The key element that made the game so addicting was its openness and being able to choose how you complete it. It is totally possible to get to the end with out ever using your sword. It was one of the first games to really toy with a sandbox style of play like this, making that the chief design feature to set the game apart.

    The game is very uniformly 2d with 8 bit graphics so there isn’t much by way of eye-candy. The game however keeps you hooked through a good rewards system. Every dungeon yields something new and interesting to keep you involved. Also it is worthy to note that the game is pretty short compared to modern games, though this was solely a limit of technology at the time, it helps to make the game beatable. Had it been much longer and getting to the end would have felt like a chore.

    One area I found lacking was that of the story. I almost felt like the story was more formulated with knowledge of the franchise and other games than what was explained in the text of the game. It was my understanding that a good portion of the story was in the original instructions which are long gone. If I was not familiar with the characters sorting out who Gannon, Zelda, and Link are in relation, and what this triforce thing is, would be difficult with game text alone.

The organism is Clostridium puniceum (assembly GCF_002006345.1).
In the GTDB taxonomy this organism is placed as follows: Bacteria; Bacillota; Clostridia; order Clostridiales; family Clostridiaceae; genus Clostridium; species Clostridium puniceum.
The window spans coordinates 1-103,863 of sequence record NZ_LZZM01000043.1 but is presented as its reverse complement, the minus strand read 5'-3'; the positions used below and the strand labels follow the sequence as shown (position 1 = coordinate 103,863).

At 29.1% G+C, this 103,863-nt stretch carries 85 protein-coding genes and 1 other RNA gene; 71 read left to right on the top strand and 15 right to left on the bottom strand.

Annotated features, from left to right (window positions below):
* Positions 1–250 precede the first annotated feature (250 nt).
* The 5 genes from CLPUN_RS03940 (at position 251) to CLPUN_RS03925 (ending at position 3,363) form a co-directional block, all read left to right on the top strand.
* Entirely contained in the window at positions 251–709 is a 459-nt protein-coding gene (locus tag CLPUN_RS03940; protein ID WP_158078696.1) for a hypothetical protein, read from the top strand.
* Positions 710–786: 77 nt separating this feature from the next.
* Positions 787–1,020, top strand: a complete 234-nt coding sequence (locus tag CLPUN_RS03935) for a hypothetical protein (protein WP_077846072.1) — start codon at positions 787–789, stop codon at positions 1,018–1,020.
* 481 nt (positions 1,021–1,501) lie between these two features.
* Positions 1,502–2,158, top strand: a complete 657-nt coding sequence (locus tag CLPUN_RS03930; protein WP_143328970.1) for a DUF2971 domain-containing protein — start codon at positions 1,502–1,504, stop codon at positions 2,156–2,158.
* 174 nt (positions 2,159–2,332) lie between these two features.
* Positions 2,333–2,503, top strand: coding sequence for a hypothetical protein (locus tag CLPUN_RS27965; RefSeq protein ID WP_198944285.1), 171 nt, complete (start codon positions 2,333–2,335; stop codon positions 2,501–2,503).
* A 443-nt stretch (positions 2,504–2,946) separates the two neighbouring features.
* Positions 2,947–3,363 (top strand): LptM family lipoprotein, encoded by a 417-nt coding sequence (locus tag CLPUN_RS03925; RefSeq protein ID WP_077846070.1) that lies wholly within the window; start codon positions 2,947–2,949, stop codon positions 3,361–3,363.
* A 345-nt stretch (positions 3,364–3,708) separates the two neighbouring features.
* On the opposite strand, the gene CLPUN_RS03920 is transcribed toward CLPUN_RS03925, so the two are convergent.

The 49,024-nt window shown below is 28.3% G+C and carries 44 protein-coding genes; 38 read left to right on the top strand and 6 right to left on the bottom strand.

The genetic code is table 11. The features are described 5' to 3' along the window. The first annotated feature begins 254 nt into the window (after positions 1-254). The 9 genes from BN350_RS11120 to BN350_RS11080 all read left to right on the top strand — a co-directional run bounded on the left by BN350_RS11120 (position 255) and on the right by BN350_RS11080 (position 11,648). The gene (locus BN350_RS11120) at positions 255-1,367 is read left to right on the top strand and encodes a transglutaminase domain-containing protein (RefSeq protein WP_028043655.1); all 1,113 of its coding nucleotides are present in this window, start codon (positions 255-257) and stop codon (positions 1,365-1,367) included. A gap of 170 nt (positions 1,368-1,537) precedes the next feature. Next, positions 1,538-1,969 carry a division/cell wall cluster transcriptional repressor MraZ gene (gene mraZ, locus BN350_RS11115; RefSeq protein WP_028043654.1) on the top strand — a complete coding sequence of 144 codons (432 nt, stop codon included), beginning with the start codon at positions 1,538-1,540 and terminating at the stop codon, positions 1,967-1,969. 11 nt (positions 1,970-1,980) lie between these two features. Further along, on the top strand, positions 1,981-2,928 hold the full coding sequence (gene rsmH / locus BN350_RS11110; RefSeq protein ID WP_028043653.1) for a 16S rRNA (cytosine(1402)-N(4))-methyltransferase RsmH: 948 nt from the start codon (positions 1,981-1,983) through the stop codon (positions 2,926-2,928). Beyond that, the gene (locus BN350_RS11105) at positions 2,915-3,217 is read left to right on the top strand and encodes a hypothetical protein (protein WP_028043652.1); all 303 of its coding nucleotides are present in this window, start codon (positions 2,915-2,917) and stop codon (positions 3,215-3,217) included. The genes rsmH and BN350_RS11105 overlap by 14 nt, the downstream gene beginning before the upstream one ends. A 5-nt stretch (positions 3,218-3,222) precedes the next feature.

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    Feb 21st, 2008 at 10:38:45     -    The Legend of Zelda (NES)

    The Legend of Zelda is a 2d overhead adventure game. You play as link a fantasy hero whose mission is to save the princess zelda and get back the Triforce of power from the evil Gannon. In order to rescue Zelda you must explore the land of Hyrul collecting fragments of the Triforce of wisdom which eventually leads you to the princess and a battle with the pig-like Gannon.

    The NES was slightly before my time, I do own one, but never played zelda the first time around. My first experience with this franchise was the N64 release of Ocarina of Time, so any comparison I draw could be warped by that opinion. I thought about this going in, as the NES turned on and took me to the start menu I wondered if it would be any good, or if the newer games spoiled it for me. 5 Minutes in I was hooked.

    The game is simple, you wander around a 2d environment looking for pieces of the Triforce, and killing enemies. Granted the game is 2d, you begin to feel for Link’s quest and start feeling a drive to finish. I powered through the first two dungeons in one sitting and was very pleased with links triumphs to that point. I found myself not wanting to stop playing even though it was an old 2d game of which I have the wii version at my disposal.